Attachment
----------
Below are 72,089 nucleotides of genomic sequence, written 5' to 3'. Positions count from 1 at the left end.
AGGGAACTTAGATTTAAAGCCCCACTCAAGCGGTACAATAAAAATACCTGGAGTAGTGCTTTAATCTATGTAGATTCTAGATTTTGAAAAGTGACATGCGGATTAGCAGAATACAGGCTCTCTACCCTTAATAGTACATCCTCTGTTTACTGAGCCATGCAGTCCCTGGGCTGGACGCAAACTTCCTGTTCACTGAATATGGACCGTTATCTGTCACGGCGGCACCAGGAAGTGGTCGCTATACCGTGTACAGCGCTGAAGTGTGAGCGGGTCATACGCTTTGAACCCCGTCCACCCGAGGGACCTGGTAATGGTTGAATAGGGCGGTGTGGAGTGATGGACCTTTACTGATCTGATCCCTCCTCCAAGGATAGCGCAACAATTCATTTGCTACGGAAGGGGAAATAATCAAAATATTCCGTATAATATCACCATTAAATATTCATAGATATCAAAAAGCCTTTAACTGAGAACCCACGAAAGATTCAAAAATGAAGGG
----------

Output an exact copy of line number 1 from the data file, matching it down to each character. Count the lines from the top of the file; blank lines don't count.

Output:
Below are 72,089 nucleotides of genomic sequence, written 5' to 3'. Positions count from 1 at the left end.